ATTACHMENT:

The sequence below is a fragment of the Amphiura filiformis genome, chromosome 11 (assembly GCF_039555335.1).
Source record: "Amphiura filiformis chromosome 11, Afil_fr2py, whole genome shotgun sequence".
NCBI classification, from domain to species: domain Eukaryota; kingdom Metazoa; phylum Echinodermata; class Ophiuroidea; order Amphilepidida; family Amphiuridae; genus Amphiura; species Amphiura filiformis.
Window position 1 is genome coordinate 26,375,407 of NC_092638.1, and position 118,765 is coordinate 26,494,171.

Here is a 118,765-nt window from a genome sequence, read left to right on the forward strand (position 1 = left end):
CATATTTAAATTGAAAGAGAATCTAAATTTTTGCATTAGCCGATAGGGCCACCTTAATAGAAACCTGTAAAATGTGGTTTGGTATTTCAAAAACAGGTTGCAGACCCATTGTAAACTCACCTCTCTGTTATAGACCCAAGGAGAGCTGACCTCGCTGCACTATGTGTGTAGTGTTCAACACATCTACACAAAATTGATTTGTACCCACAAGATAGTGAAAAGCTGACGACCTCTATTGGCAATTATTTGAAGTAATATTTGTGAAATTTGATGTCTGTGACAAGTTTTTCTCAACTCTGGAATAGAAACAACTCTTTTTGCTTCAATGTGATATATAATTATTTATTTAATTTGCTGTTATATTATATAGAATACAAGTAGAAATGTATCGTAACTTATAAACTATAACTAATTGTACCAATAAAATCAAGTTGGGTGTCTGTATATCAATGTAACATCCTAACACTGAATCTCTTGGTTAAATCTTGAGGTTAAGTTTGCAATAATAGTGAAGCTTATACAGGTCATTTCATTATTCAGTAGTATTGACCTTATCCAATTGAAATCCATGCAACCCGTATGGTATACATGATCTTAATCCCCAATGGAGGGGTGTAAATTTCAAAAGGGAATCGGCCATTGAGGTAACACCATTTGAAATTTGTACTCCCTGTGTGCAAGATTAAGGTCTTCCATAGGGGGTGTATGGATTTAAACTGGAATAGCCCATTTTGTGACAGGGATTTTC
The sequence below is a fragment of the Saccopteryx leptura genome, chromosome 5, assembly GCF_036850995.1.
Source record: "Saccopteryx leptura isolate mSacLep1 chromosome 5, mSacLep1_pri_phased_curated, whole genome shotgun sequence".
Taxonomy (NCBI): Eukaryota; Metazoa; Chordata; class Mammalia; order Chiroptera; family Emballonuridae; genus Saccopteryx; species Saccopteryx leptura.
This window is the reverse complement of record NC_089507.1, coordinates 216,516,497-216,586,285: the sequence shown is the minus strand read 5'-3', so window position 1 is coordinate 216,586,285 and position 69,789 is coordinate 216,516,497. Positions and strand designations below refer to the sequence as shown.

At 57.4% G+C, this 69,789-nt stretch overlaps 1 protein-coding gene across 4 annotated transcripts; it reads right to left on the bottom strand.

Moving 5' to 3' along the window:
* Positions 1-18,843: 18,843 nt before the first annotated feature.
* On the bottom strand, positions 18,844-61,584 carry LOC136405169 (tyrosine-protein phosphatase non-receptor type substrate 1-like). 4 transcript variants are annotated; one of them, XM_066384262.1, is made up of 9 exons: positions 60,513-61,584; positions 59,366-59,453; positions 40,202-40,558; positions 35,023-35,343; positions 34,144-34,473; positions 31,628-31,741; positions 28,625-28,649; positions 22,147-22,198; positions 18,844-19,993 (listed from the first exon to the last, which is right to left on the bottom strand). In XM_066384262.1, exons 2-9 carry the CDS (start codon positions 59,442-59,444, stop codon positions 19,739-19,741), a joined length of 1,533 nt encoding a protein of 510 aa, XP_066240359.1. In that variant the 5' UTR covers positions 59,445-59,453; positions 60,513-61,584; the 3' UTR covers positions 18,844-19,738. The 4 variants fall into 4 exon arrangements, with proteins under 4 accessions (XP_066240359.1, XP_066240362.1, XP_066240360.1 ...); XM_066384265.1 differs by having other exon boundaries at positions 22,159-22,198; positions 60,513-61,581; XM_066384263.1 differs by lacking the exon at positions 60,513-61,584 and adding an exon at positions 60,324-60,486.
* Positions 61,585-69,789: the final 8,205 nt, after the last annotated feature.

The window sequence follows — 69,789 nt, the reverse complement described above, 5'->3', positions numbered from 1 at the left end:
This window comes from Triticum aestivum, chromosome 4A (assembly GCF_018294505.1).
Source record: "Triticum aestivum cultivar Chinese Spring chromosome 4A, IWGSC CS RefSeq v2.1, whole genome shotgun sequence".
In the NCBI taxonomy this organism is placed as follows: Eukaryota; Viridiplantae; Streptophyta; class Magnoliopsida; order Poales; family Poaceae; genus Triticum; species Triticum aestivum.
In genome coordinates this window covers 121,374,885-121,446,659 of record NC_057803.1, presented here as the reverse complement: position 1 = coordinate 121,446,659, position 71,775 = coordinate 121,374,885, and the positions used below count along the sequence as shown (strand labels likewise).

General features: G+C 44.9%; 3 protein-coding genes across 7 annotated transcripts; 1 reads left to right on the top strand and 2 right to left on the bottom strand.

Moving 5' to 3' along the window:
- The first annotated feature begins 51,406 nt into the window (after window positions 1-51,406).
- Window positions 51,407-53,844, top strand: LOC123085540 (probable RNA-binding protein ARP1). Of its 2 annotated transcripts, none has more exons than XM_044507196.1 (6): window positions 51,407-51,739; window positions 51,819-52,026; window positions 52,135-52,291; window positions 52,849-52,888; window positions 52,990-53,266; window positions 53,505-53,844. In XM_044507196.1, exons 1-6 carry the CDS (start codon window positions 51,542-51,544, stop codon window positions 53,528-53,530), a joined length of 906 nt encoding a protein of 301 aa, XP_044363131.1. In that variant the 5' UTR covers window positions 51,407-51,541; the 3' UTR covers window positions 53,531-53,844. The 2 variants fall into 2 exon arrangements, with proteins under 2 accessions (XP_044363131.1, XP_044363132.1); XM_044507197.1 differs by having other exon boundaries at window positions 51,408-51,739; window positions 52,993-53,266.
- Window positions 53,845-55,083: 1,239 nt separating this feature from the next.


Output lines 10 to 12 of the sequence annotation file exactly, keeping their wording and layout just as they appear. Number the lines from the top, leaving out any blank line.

This window is the reverse complement of record NC_089507.1, coordinates 216,516,497-216,586,285: the sequence shown is the minus strand read 5'-3', so window position 1 is coordinate 216,586,285 and position 69,789 is coordinate 216,516,497. Positions and strand designations below refer to the sequence as shown.

At 57.4% G+C, this 69,789-nt stretch overlaps 1 protein-coding gene across 4 annotated transcripts; it reads right to left on the bottom strand.

Moving 5' to 3' along the window: